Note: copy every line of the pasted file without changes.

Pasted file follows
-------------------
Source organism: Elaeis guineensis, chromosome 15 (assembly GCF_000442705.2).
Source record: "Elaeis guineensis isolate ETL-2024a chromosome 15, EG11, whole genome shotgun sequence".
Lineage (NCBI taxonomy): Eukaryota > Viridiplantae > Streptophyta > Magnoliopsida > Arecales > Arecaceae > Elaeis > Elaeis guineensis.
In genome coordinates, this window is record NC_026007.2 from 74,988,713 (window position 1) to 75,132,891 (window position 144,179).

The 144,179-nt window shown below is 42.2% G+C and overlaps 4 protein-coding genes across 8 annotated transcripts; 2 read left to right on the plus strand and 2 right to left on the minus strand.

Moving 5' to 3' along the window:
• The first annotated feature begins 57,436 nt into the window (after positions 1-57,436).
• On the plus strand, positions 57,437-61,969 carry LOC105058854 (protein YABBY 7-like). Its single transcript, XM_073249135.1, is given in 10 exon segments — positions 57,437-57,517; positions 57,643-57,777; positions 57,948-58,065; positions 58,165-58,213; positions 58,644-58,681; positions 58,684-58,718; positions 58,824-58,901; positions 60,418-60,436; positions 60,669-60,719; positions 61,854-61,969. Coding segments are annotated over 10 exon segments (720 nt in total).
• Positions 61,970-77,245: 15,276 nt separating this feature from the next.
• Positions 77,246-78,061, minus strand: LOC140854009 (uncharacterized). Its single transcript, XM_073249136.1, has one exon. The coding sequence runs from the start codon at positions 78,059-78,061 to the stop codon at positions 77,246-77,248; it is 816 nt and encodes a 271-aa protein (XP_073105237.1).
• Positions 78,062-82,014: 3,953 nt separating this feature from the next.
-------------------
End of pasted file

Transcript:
Source organism: Elaeis guineensis, chromosome 15 (assembly GCF_000442705.2).
Source record: "Elaeis guineensis isolate ETL-2024a chromosome 15, EG11, whole genome shotgun sequence".
Lineage (NCBI taxonomy): Eukaryota > Viridiplantae > Streptophyta > Magnoliopsida > Arecales > Arecaceae > Elaeis > Elaeis guineensis.
In genome coordinates, this window is record NC_026007.2 from 74,988,713 (window position 1) to 75,132,891 (window position 144,179).

The 144,179-nt window shown below is 42.2% G+C and overlaps 4 protein-coding genes across 8 annotated transcripts; 2 read left to right on the plus strand and 2 right to left on the minus strand.

Moving 5' to 3' along the window:
• The first annotated feature begins 57,436 nt into the window (after positions 1-57,436).
• On the plus strand, positions 57,437-61,969 carry LOC105058854 (protein YABBY 7-like). Its single transcript, XM_073249135.1, is given in 10 exon segments — positions 57,437-57,517; positions 57,643-57,777; positions 57,948-58,065; positions 58,165-58,213; positions 58,644-58,681; positions 58,684-58,718; positions 58,824-58,901; positions 60,418-60,436; positions 60,669-60,719; positions 61,854-61,969. Coding segments are annotated over 10 exon segments (720 nt in total).
• Positions 61,970-77,245: 15,276 nt separating this feature from the next.
• Positions 77,246-78,061, minus strand: LOC140854009 (uncharacterized). Its single transcript, XM_073249136.1, has one exon. The coding sequence runs from the start codon at positions 78,059-78,061 to the stop codon at positions 77,246-77,248; it is 816 nt and encodes a 271-aa protein (XP_073105237.1).
• Positions 78,062-82,014: 3,953 nt separating this feature from the next.